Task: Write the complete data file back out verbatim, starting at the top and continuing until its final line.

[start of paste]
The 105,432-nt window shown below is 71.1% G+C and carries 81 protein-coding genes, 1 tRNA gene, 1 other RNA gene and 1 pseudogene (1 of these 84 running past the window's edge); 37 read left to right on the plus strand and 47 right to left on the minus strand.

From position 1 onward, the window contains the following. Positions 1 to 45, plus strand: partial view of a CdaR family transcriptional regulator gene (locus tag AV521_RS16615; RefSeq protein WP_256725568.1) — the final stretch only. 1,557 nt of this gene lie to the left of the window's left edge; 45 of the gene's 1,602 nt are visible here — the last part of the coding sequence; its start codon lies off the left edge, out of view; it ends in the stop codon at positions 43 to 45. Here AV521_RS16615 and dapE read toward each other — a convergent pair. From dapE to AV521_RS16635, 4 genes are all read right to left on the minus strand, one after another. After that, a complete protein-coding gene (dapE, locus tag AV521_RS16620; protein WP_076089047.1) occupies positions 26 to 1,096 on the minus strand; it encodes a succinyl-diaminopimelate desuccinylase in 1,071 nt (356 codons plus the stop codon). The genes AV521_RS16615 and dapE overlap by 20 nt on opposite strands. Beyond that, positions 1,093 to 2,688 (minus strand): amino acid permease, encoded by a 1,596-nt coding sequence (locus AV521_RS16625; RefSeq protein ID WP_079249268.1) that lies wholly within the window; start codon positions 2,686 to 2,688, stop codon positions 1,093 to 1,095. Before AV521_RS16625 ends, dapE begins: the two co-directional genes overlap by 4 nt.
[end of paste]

The 105,432-nt window shown below is 71.1% G+C and carries 81 protein-coding genes, 1 tRNA gene, 1 other RNA gene and 1 pseudogene (1 of these 84 running past the window's edge); 37 read left to right on the plus strand and 47 right to left on the minus strand.

From position 1 onward, the window contains the following. Positions 1 to 45, plus strand: partial view of a CdaR family transcriptional regulator gene (locus tag AV521_RS16615; RefSeq protein WP_256725568.1) — the final stretch only. 1,557 nt of this gene lie to the left of the window's left edge; 45 of the gene's 1,602 nt are visible here — the last part of the coding sequence; its start codon lies off the left edge, out of view; it ends in the stop codon at positions 43 to 45. Here AV521_RS16615 and dapE read toward each other — a convergent pair. From dapE to AV521_RS16635, 4 genes are all read right to left on the minus strand, one after another. After that, a complete protein-coding gene (dapE, locus tag AV521_RS16620; protein WP_076089047.1) occupies positions 26 to 1,096 on the minus strand; it encodes a succinyl-diaminopimelate desuccinylase in 1,071 nt (356 codons plus the stop codon). The genes AV521_RS16615 and dapE overlap by 20 nt on opposite strands. Beyond that, positions 1,093 to 2,688 (minus strand): amino acid permease, encoded by a 1,596-nt coding sequence (locus AV521_RS16625; RefSeq protein ID WP_079249268.1) that lies wholly within the window; start codon positions 2,686 to 2,688, stop codon positions 1,093 to 1,095. Before AV521_RS16625 ends, dapE begins: the two co-directional genes overlap by 4 nt.